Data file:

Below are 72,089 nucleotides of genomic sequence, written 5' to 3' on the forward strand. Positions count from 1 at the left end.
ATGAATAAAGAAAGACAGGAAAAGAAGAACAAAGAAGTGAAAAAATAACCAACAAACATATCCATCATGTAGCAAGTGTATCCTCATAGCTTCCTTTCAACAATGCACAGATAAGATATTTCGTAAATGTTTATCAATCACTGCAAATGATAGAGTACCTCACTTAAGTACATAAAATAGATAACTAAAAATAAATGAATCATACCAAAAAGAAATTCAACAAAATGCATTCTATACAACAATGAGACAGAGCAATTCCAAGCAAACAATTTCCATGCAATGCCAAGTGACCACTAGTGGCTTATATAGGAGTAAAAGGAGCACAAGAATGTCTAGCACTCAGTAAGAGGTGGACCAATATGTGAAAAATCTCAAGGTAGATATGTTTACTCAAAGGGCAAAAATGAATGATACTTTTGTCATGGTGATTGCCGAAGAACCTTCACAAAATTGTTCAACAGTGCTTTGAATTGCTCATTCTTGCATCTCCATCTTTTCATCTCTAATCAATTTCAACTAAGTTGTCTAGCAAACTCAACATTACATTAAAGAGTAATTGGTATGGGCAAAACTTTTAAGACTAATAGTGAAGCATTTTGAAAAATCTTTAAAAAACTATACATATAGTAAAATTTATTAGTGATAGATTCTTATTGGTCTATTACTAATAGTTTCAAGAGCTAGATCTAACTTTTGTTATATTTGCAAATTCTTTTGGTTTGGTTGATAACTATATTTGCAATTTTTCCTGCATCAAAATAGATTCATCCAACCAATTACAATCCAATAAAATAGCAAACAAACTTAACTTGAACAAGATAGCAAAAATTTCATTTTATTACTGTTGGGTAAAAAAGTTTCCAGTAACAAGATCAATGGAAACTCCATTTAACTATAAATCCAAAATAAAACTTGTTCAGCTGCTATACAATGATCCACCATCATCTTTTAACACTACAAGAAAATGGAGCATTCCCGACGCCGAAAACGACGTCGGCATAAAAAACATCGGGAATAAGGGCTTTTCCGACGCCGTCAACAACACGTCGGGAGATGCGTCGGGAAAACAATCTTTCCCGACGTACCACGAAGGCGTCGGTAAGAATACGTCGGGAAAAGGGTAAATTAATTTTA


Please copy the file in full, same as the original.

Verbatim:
Below are 72,089 nucleotides of genomic sequence, written 5' to 3' on the forward strand. Positions count from 1 at the left end.
ATGAATAAAGAAAGACAGGAAAAGAAGAACAAAGAAGTGAAAAAATAACCAACAAACATATCCATCATGTAGCAAGTGTATCCTCATAGCTTCCTTTCAACAATGCACAGATAAGATATTTCGTAAATGTTTATCAATCACTGCAAATGATAGAGTACCTCACTTAAGTACATAAAATAGATAACTAAAAATAAATGAATCATACCAAAAAGAAATTCAACAAAATGCATTCTATACAACAATGAGACAGAGCAATTCCAAGCAAACAATTTCCATGCAATGCCAAGTGACCACTAGTGGCTTATATAGGAGTAAAAGGAGCACAAGAATGTCTAGCACTCAGTAAGAGGTGGACCAATATGTGAAAAATCTCAAGGTAGATATGTTTACTCAAAGGGCAAAAATGAATGATACTTTTGTCATGGTGATTGCCGAAGAACCTTCACAAAATTGTTCAACAGTGCTTTGAATTGCTCATTCTTGCATCTCCATCTTTTCATCTCTAATCAATTTCAACTAAGTTGTCTAGCAAACTCAACATTACATTAAAGAGTAATTGGTATGGGCAAAACTTTTAAGACTAATAGTGAAGCATTTTGAAAAATCTTTAAAAAACTATACATATAGTAAAATTTATTAGTGATAGATTCTTATTGGTCTATTACTAATAGTTTCAAGAGCTAGATCTAACTTTTGTTATATTTGCAAATTCTTTTGGTTTGGTTGATAACTATATTTGCAATTTTTCCTGCATCAAAATAGATTCATCCAACCAATTACAATCCAATAAAATAGCAAACAAACTTAACTTGAACAAGATAGCAAAAATTTCATTTTATTACTGTTGGGTAAAAAAGTTTCCAGTAACAAGATCAATGGAAACTCCATTTAACTATAAATCCAAAATAAAACTTGTTCAGCTGCTATACAATGATCCACCATCATCTTTTAACACTACAAGAAAATGGAGCATTCCCGACGCCGAAAACGACGTCGGCATAAAAAACATCGGGAATAAGGGCTTTTCCGACGCCGTCAACAACACGTCGGGAGATGCGTCGGGAAAACAATCTTTCCCGACGTACCACGAAGGCGTCGGTAAGAATACGTCGGGAAAAGGGTAAATTAATTTTA